The American Tort Reform Association (ATRA) recently urged Wisconsin legislators and the governor to restore limits on noneconomic damages for medical liability lawsuits in light of the Milwaukee Bar Association’s promotion of a seminar designed to teach plaintiffs’ lawyers on how to get “The Million Dollar Verdict.”
The local bar association was scheduled to hold a seminar on how to reap the benefits of the Wisconsin Supreme Court’s decision last year that struck down limits on noneconomic damages in medical liability cases.
“The local plaintiff’s bar is exploiting a bad decision by the state’s high court that could result in a healthcare crisis for Wisconsin,” said ATRA President Sherman Joyce. “Wisconsin had reasonable limits on noneconomic damages prior to this decision, and now the plaintiffs’ lawyers know that the sky is the limit. We urge the legislature and governor to support legislation that would restore limits on noneconomic damages that has kept the state one of the most stable in the nation when it comes to access to healthcare.”
The cost of litigation has reportedly resulted in higher and often unaffordable medical liability premiums, which has forced doctors to retire early, cease performing high-risk procedures or move to more stable states. This has resulted in an access to healthcare crisis in 20 states, according to the American Medical Association, although Texas was this year removed from that list due to its medical liability law enacted in 2003.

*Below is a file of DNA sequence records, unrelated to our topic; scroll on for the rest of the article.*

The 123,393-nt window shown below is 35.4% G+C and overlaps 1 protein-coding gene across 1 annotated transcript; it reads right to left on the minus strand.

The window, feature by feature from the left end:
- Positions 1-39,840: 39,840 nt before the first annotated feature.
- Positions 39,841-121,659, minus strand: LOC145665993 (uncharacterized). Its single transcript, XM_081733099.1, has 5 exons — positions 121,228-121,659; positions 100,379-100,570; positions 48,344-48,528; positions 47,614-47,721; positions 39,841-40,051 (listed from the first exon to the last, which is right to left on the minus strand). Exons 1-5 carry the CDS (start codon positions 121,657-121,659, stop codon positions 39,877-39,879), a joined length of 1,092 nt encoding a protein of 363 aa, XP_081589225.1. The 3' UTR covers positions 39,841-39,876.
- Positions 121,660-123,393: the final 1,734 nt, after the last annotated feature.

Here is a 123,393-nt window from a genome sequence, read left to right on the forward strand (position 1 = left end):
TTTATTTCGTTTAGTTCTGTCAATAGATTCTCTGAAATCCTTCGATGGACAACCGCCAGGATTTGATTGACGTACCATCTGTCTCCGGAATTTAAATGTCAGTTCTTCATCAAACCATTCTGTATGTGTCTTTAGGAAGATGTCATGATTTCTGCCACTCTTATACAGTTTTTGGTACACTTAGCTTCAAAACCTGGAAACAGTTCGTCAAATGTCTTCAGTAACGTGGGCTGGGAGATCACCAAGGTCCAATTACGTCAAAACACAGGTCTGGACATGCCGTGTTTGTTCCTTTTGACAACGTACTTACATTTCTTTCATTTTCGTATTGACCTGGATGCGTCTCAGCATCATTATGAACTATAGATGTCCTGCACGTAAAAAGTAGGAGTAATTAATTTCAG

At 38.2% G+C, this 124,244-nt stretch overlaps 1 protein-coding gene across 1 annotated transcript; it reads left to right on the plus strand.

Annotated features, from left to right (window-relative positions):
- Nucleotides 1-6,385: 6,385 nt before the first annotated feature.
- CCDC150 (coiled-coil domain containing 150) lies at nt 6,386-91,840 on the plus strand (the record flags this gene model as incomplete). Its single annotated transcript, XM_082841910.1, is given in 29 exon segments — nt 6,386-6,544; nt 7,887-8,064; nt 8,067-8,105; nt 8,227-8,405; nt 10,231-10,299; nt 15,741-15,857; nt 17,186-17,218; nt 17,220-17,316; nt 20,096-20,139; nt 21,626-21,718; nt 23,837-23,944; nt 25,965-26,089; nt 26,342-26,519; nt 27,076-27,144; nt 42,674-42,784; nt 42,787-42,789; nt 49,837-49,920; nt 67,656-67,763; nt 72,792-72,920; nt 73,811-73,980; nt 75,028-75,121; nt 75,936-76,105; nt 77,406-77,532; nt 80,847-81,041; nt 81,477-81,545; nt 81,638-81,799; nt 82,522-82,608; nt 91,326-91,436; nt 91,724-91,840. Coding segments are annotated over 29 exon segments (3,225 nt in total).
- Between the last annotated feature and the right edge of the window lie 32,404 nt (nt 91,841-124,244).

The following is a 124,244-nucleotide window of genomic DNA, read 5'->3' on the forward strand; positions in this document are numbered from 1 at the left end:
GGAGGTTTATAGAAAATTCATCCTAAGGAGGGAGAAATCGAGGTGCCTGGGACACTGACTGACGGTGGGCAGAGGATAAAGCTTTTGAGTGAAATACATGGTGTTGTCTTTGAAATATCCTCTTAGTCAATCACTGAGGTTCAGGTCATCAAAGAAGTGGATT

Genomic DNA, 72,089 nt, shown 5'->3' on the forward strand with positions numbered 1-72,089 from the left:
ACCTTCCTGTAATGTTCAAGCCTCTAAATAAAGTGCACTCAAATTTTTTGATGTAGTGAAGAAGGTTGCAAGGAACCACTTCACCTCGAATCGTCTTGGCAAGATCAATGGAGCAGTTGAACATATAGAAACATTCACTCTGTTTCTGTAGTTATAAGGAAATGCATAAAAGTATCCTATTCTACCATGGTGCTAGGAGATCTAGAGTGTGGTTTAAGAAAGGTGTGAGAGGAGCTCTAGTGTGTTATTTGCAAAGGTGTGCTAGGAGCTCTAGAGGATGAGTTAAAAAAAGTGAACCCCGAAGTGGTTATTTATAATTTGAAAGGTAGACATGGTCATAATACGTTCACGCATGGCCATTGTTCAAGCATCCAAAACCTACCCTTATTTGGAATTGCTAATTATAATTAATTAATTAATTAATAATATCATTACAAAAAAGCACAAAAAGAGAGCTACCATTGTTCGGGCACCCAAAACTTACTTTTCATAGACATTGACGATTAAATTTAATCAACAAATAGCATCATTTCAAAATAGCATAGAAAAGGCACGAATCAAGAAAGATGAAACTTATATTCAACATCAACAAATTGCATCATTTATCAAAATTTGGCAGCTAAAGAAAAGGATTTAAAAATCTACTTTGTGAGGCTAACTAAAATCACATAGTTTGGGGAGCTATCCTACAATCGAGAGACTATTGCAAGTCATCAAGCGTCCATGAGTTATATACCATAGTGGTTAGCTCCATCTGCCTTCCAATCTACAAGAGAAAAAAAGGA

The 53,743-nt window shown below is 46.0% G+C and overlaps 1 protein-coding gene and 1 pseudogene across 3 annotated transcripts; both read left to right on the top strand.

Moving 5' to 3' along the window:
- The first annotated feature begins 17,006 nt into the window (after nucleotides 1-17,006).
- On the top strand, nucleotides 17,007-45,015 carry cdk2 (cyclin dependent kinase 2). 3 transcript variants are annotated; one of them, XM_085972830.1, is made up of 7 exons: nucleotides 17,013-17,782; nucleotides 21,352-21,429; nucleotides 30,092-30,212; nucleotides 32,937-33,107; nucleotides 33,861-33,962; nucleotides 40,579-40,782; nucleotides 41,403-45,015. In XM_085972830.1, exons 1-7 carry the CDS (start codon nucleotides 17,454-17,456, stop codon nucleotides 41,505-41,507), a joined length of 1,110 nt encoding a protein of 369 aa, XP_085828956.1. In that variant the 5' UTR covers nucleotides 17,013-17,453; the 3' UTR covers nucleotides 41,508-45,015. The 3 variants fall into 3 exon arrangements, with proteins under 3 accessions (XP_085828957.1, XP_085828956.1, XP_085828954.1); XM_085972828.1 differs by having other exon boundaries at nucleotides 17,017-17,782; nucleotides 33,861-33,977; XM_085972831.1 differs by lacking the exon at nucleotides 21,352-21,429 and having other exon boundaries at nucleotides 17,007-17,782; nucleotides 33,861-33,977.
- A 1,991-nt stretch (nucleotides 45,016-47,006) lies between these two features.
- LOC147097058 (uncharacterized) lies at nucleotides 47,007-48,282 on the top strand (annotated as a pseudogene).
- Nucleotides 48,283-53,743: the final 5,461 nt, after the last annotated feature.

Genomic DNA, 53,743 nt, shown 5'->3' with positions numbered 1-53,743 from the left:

Some states, including Texas and Mississippi, that have recently enacted reforms that include limits on noneconomic damages are reportedly already beginning to see doctors return to their states as a result of more stable and reduced premiums.
The Wisconsin Supreme Court received a “Dishonorable Mention” in the fourth annual “Judicial Hellholes®” report for several decisions, including the medical liability decision, that could reportedly put the state at risk of becoming home to Judicial Hellholes — a few, but powerful, state courts that have a disproportionately harmful impact on civil litigation. That report was released in December.
Judicial Hellholes are jurisdictions in which judges systematically apply laws and court procedures in unfair and unbalanced ways, generally against defendants in civil lawsuits. Plaintiffs’ lawyers file lawsuits in Judicial Hellholes because they know they will receive a favorable outcome—an excessive verdict or settlement, a favorable precedent, or both.
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